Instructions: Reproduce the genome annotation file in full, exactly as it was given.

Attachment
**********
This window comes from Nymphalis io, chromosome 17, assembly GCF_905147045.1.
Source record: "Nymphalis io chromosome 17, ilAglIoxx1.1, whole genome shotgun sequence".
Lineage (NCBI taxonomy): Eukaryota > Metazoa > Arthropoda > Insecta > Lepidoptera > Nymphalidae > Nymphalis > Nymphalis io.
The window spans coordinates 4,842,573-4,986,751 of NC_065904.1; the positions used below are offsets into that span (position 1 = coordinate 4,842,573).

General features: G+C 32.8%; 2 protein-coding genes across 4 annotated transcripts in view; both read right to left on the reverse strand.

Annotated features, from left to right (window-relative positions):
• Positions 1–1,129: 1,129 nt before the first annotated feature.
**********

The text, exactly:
This window comes from Nymphalis io, chromosome 17, assembly GCF_905147045.1.
Source record: "Nymphalis io chromosome 17, ilAglIoxx1.1, whole genome shotgun sequence".
Lineage (NCBI taxonomy): Eukaryota > Metazoa > Arthropoda > Insecta > Lepidoptera > Nymphalidae > Nymphalis > Nymphalis io.
The window spans coordinates 4,842,573-4,986,751 of NC_065904.1; the positions used below are offsets into that span (position 1 = coordinate 4,842,573).

General features: G+C 32.8%; 2 protein-coding genes across 4 annotated transcripts in view; both read right to left on the reverse strand.

Annotated features, from left to right (window-relative positions):
• Positions 1–1,129: 1,129 nt before the first annotated feature.